WARNING: CONTENT MAY BE DISTRESSING
Waitemata DHB has admitted failings that may have led to the death of an elderly man in a secure ward at Auckland's North Shore Hospital.
The admission came as the Government announced an inquiry into all aspects of New Zealand's mental health system.
Donald Morey, 71, was placed in the Older Adults' Mental Health Unit after his daughters could no longer care for him.
Kelly Wilson, 45, and Deborah Hussey, 43, say their dad was a caring, loving father and grandfather, but was plunged into depression after the death of his wife four years ago.
The previously fit, healthy and social Morey had attempted suicide in 1993, but since then appeared happy and well.
When he became depressed again, they sought help - first from his GP, then from a counsellor, and finally, struggling to care for him at home, a desperate Wilson contacted Morey's psychologist.
Morey was put into the secure Ward 12 at North Shore Hospital, with patients who had a variety of mental health problems.
The family thought the ward was unsuitable for their father, but their worst fear was that he would kill himself and they thought he would be safe in the ward.
"We thought we'd have him out within six weeks and he'd be Dad again," Hussey said. "We had faith that they knew what they were doing and that he would be better."
Instead, within days Morey became "psychotic" and paranoid. Sectioned by the DHB, he was put on 24/7 arm's-length suicide watch on October 2.
By October 10 he seemed to be improving and at 10am that day he was moved off the 24/7 watch, with staff instructed to check on him every 10 minutes.
Yet that afternoon Morey was left alone for 30 minutes between 2.40pm and 3.10pm, and again between 3.34pm and 3.58pm. At 3.58pm he was found dead.
At 4.05pm a staff member called the telephone switchboard, but the call was interpreted as a request for security, not a life-support team. At 4.13pm staff called for emergency medical staff, who arrived at 4.20pm. Morey could not be resuscitated.
His death has been referred to the coroner, who has made an initial finding of suspected suicide.
Hussey had been to see her dad that morning. He was playing cards with other patients when the nurse told him he was coming off the 24-7 watch.
"I went outside with Dad to say, 'Look, I have to go now', and he told me - I think it was that day or the day before - 'Remember I love you all'. Then I went home. Then [Kelly] got the phone call."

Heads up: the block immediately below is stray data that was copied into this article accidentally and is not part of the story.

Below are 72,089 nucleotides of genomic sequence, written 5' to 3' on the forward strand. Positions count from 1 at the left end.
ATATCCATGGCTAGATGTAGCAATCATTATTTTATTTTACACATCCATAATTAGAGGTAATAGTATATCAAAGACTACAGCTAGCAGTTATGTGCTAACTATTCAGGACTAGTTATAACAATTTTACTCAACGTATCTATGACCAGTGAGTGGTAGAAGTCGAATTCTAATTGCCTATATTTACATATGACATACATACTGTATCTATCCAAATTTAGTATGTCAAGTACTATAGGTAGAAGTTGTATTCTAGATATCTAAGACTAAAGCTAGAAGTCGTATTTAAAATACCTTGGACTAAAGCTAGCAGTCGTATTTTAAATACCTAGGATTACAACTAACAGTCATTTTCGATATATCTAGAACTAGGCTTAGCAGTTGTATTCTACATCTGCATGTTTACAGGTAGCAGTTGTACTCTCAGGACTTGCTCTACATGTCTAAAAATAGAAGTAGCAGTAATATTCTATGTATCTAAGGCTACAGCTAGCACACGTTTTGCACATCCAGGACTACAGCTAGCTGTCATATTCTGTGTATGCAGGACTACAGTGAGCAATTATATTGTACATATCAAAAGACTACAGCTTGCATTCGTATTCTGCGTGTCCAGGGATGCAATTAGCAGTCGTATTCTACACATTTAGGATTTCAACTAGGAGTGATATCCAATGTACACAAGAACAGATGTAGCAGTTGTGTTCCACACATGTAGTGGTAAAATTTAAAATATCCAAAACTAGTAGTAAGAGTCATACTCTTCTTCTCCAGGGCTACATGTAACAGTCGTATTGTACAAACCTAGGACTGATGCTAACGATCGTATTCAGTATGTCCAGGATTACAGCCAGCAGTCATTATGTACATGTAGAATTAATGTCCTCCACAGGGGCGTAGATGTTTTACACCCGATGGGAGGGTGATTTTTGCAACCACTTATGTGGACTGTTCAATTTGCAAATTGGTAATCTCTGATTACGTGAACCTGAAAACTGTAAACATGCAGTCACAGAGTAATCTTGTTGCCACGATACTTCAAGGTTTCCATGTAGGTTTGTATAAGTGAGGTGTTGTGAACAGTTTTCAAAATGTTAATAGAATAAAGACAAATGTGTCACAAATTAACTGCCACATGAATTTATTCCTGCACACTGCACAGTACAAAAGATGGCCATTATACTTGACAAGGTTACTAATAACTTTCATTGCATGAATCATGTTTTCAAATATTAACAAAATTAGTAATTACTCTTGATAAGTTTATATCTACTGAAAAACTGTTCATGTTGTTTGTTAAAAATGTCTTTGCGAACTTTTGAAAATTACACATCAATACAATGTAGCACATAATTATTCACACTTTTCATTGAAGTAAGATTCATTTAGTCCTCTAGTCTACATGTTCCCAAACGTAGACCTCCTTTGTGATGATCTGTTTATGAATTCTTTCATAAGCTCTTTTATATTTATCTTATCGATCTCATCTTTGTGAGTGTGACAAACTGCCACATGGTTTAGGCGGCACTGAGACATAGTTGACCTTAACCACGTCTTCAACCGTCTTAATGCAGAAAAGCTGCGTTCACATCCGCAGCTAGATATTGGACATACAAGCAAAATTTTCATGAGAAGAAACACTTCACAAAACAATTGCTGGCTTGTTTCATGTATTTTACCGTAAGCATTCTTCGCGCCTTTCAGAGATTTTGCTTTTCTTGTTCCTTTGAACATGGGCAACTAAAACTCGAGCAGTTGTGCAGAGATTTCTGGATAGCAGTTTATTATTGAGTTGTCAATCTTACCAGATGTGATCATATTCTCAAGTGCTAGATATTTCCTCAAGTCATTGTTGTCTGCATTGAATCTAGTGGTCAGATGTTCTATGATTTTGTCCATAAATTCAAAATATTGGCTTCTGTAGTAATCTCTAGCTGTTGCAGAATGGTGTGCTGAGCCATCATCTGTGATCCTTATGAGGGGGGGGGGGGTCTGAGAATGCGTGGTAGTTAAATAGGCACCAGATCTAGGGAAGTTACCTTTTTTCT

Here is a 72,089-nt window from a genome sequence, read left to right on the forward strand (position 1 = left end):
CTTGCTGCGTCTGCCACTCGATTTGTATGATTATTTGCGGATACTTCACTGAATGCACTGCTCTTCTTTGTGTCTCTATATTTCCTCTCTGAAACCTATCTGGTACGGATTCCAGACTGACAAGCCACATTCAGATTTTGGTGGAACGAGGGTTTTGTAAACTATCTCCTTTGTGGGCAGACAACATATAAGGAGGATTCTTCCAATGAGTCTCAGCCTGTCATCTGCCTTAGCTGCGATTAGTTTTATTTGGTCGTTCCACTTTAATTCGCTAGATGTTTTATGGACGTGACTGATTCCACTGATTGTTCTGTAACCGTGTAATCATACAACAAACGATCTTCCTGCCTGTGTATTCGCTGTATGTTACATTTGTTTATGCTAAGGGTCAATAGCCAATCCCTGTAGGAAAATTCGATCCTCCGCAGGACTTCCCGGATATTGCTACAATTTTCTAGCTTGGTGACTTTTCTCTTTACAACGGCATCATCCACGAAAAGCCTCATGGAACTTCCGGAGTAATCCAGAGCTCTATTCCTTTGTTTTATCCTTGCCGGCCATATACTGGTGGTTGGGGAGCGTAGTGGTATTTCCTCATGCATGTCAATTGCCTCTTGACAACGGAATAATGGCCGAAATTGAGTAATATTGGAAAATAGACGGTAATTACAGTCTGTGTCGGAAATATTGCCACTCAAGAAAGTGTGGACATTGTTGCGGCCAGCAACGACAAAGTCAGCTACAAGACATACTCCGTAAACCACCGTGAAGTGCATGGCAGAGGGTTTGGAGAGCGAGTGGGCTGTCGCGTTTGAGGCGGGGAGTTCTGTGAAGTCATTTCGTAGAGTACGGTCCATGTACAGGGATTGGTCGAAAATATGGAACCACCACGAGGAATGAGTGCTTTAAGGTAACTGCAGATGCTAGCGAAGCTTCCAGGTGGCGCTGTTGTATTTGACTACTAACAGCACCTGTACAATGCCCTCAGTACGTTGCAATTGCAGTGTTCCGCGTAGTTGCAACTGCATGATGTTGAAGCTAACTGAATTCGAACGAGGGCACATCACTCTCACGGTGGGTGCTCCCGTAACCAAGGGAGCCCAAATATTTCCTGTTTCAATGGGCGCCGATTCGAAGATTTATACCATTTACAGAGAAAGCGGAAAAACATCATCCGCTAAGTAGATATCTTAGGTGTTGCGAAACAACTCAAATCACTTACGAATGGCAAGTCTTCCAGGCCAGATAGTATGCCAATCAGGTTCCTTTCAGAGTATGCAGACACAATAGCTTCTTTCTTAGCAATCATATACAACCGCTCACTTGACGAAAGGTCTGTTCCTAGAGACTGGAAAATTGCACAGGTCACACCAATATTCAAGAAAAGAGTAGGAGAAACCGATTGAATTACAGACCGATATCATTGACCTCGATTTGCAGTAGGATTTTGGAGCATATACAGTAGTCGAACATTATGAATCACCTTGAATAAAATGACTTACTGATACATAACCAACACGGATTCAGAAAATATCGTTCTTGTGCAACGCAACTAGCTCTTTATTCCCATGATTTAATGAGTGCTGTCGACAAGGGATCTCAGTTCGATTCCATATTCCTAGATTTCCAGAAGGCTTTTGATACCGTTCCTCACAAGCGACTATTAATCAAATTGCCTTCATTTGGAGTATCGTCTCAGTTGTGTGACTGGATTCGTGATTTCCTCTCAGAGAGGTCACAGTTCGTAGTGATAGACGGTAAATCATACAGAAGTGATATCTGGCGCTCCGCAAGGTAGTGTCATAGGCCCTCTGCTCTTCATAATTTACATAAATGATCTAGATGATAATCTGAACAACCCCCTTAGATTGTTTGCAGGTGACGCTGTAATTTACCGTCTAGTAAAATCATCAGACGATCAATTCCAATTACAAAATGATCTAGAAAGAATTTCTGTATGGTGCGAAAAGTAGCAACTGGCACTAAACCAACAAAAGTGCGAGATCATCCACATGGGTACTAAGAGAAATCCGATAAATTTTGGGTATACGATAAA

Wilson alternated between disbelief and rage when the head of the ER called around 4.30pm. "She said, 'There's no easy way to say this but your father's dead'. I said, 'What do you mean he's dead? He's in bloody hospital, being looked after'.
"I went in and I was screaming down the ward, 'Where the f*** is my father? Where is he? How can this happen?' They had him lying in his room."
She sat on the floor next to him, debating when to call Hussey.
"It was the worst day of my life. I still have nightmares."
In the months since their father's death, the pair were reluctant to blame DHB staff - until a December meeting when staff admitted checks had been missed.
In a letter on December 20, head of division John Scott confirmed the missed checks and the failure to call the life support team.
The DHB told the Herald it had extended its condolences and was in touch with Morey's family and offering support. External and internal inquiries are under way.
Wilson said she's happy with the work the DHB is doing so far, and they don't want "further guilt" to be laid on the staff involved.
"But it is still not good enough - because we lost our dad and are still really suffering from that," she said.
The pair want to raise awareness of the lack of resources, as well as how few facilities there are for people with depression, and a lack of focus on older people's mental health.
Although the full terms of the newly announced mental health inquiry make little mention of the elderly, a spokesperson from the office of Health Minister David Clark said the terms of reference for the inquiry were broad and cover "all age groups, including older people".
Older men have one of the highest rates of suicide in New Zealand, according to old-age psychiatrist Dr Gary Cheung.
Although about a third of older people who commit suicide are diagnosed with depression, it often goes undetected in older men who tend not to talk about mental health, Cheung said.
Doctors need more resources and training to pick up on elder-specific risk factors, he said.
WHERE TO GET HELP:
If you are worried about your or someone else's mental health, the best place to get help is your GP or local mental health provider. However, if you or someone else is in danger or endangering others, call police immediately on 111.
OR IF YOU NEED TO TALK TO SOMEONE ELSE:
• NEED TO TALK? Free call or text 1737 any time for support from a trained counsellor
• LIFELINE: 0800 543 354 (available 24/7)
• SUICIDE CRISIS HELPLINE: 0508 828 865 (0508 TAUTOKO) (available 24/7)
• YOUTHLINE: 0800 376 633
• NEED TO TALK? Free call or text 1737 (available 24/7)
• KIDSLINE: 0800 543 754 (available 24/7)
• WHATSUP: 0800 942 8787 (1pm to 11pm)
• DEPRESSION HELPLINE: 0800 111 757